So I was enormously pleased and relieved to read David Pogue in the New York Times marking the tenth anniversary of his influential "State of the Art" column reflecting my own sense of unease: We have been engulfed with devices, which convey contents and communication channels that we are persuaded are breakthroughs to connections without which we are missing what is now said to be indispensable. Pogue writes:

Nobody can keep up. Everywhere I go I meet people who express the same reaction to consumer tech today: there's too much stuff coming too fast. It's impossible to keep up with trends, to know what to buy, to avoid being left behind. They're right. There's never been a period of greater technological change. You couldn't keep up with all of it if you tried. Well, here's a dirty little secret: It's almost too much for me. Heck, it's my job to stay on top of this stuff -- and even for me it's like drinking from a fire hose.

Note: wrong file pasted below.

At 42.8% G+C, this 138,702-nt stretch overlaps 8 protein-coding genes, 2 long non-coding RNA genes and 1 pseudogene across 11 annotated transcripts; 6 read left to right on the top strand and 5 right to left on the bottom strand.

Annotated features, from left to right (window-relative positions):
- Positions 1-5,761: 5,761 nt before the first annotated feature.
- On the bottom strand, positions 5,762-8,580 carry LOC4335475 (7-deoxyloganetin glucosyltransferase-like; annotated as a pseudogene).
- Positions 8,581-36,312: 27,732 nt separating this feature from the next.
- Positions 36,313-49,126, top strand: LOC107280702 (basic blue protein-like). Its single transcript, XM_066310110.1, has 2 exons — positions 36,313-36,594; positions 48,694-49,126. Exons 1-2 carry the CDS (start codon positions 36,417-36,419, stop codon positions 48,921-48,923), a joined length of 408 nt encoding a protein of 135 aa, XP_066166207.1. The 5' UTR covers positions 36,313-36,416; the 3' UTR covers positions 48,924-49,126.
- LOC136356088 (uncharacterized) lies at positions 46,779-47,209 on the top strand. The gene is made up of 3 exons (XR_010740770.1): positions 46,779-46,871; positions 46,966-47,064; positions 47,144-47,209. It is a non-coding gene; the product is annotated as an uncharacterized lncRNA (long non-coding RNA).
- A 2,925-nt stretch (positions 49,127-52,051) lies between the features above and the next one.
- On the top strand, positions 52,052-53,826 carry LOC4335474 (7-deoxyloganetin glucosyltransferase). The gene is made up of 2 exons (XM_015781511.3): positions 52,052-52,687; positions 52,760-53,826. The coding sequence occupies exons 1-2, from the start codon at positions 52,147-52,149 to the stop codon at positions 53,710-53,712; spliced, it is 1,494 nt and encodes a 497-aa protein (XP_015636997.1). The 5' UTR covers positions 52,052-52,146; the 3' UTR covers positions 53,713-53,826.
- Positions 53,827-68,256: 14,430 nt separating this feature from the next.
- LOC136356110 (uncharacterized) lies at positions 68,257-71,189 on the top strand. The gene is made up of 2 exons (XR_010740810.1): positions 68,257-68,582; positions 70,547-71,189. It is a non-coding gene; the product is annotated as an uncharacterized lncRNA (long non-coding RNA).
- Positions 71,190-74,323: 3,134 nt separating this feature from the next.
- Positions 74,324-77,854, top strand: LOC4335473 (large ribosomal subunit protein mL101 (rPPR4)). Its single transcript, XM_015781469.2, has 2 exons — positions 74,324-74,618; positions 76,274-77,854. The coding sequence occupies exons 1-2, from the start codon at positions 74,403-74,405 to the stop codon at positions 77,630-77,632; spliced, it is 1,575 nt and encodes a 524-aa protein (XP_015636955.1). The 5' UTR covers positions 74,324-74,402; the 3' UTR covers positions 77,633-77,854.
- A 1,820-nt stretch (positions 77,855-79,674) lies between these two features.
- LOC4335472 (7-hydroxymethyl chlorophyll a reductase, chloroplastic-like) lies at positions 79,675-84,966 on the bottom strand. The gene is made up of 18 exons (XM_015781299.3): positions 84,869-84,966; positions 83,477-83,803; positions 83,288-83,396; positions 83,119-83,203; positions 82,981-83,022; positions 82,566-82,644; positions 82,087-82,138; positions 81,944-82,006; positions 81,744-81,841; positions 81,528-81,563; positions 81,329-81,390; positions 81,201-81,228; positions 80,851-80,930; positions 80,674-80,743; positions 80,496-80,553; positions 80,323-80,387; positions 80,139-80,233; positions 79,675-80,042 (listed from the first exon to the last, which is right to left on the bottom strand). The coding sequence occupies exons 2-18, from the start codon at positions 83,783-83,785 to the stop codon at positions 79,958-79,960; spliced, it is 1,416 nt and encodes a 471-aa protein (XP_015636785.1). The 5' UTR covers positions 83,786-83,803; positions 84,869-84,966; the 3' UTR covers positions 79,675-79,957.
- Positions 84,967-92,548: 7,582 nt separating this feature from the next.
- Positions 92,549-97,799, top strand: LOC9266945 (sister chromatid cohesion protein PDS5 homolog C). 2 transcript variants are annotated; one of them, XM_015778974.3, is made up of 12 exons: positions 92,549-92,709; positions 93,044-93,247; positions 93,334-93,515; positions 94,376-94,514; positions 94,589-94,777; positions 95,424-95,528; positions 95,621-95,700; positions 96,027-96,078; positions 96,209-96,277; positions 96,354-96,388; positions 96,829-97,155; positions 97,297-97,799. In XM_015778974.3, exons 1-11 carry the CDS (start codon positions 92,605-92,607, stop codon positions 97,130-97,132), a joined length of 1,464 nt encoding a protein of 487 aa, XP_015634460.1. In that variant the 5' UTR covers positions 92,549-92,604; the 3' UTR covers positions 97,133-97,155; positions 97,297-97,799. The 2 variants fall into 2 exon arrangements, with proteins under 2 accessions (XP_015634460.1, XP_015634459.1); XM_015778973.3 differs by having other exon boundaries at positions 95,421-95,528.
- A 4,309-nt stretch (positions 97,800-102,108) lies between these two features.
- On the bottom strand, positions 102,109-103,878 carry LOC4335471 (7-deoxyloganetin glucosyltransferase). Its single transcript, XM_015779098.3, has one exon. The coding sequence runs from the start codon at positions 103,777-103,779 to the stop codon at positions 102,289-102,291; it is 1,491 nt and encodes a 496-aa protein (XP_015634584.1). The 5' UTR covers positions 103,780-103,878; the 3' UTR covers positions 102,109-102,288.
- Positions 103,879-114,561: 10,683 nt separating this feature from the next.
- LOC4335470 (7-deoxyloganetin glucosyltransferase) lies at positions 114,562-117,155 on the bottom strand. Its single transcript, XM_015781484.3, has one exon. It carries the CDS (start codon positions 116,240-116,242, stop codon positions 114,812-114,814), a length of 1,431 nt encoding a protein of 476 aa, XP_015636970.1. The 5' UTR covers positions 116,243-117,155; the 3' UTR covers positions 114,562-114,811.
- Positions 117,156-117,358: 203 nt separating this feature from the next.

Thank goodness this leading arbiter of the tech revolution (whose column, admittedly, I read in a newspaper feature in an easy chair) has asserted that we can only absorb so much before it begins to become a jumble. Clearly, we enjoy the ability to expand the horizons and the means of what we use, but as the New Year approaches, it may be time to declare that every heralded advance is not necessarily an improvement or even necessary. Among the recent Web-based search and message functions that I've taken a pass on are Microsoft's Bing, Google's Chrome, Facebook's e-mail, and incessant texting across a variety of platforms. I'm not ready yet to adopt streaming as an essential way to view movies or television programming. Netflix recently announced that its mail-order DVD rental service would soon be surpassed by delivering video online. The Wall Street Journal said this development "poses a threat to the traditional way consumers watch movies and TV: cable, phone and satellite systems." Actually, we gave up Netflix a couple of years ago when we realized how many options we had to watch movies on demand, including the neighborhood theaters, the DVR (once we figured it out), and rental services on iTunes and Amazon, which we've never used.